JN: Yup. I think actually the word Jazz, if anything , lets a lot more people have a living doing this. See there are these things called Jazz clubs. And, they are going to hire, more often than not, Jazz musicians that identify in “Jazz” ways. In other genres there aren’t necessarily venues that gear specifically toward what you are doing.
You know, if you go out for dinner at the Heathman or the Benson, there’s going to be a jazz band there. You’re not going to see a rock act, normally, at a place like that.
I think the word Jazz has helped a larger base of people get a larger pool of jobs. But, I’m sure some people vehemently disagree with me.

Nastos plays and teaches alto sax and many other woodwinds.

LD: I’m sure they do! So, a little more personal question; the work life balance of a musician doesn’t seem to usually involve living in one place with a marriage and a family. Not to say that’s a good thing or a bad thing, but you are someone that has made it work. What have you found to be some of the keys to that?
JN: Well, my wife is very understanding about what this life is like. She knew what we were getting into from the very beginning. Not to say that we haven’t had our issues related to it. Especially in the beginning. You know, she would want to go on vacation and plan it out far in the future. And I wouldn’t want to do that because what if I get a gig that night? Especially then, when I wasn’t working as much. You know, I couldn’t turn down a gig for any other reason than I have another gig. And I think she understands that now more than before.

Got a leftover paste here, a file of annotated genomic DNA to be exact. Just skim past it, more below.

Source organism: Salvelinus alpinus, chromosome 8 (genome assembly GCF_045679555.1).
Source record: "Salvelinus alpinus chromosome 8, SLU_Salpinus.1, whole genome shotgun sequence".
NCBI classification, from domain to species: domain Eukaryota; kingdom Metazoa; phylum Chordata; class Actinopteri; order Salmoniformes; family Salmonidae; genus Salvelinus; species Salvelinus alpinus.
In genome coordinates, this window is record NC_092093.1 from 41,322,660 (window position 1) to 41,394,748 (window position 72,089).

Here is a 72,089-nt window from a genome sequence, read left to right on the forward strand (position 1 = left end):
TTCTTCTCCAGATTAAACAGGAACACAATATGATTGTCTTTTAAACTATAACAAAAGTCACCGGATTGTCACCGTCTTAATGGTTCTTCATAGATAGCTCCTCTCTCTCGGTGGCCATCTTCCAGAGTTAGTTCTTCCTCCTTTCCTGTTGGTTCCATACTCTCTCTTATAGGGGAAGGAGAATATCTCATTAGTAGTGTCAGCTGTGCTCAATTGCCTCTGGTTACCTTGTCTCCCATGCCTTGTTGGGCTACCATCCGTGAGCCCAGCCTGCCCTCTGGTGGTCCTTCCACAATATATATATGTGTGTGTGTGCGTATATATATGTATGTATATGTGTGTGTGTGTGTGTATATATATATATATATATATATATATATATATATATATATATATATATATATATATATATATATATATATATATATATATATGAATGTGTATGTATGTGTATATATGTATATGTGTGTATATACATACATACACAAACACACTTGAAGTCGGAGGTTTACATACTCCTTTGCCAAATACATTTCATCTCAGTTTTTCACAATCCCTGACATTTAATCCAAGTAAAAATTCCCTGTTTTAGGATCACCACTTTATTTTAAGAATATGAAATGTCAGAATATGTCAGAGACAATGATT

That’s actually very important in this business. If the phone rings, you want to do pretty much whatever you can to say yes because whether or not it’s a “legit” excuse people get a perception really quickly, “Oh, I tried calling them, but they couldn’t do it.” Next time, when they think about calling you, they’ll remember you couldn’t do it and this other guy could. Even if the other guy doesn’t play as well, it’s easier.
And there are a lot of facets to that. It’s also like -- not so say you should take a gig for any money that’s offered -- but they could call up and offer x amount of dollars and you say, “Oh, well I only work for twice that”. If you get lucky, they’ll find a way to do that. And if you don’t get lucky, they just won’t call you again. And then say you’re in a financial situation where you would take that gig, but they’re not calling anymore; it becomes a problem.
But, anyway, that’s not directly related to your questions. I try to make time. If I weren’t worried about spending time with my wife I would take on five to ten more students, but [our time together] is important. I don’t teach much on Wednesdays or Thursdays. I have only one student on Wednesdays because her weekend starts then. So I keep the schedule pretty clear. I still take gigs on those nights when they come up.
LD: That’s really cool that you’ve found a way to make it work. It’s great, you know, my sabbatical has brought up a lot of things that I haven’t figured out yet, and it’s really great to have someone to point to that’s making it work. I can say, “Hey, look at John Nastos he’s making it work”!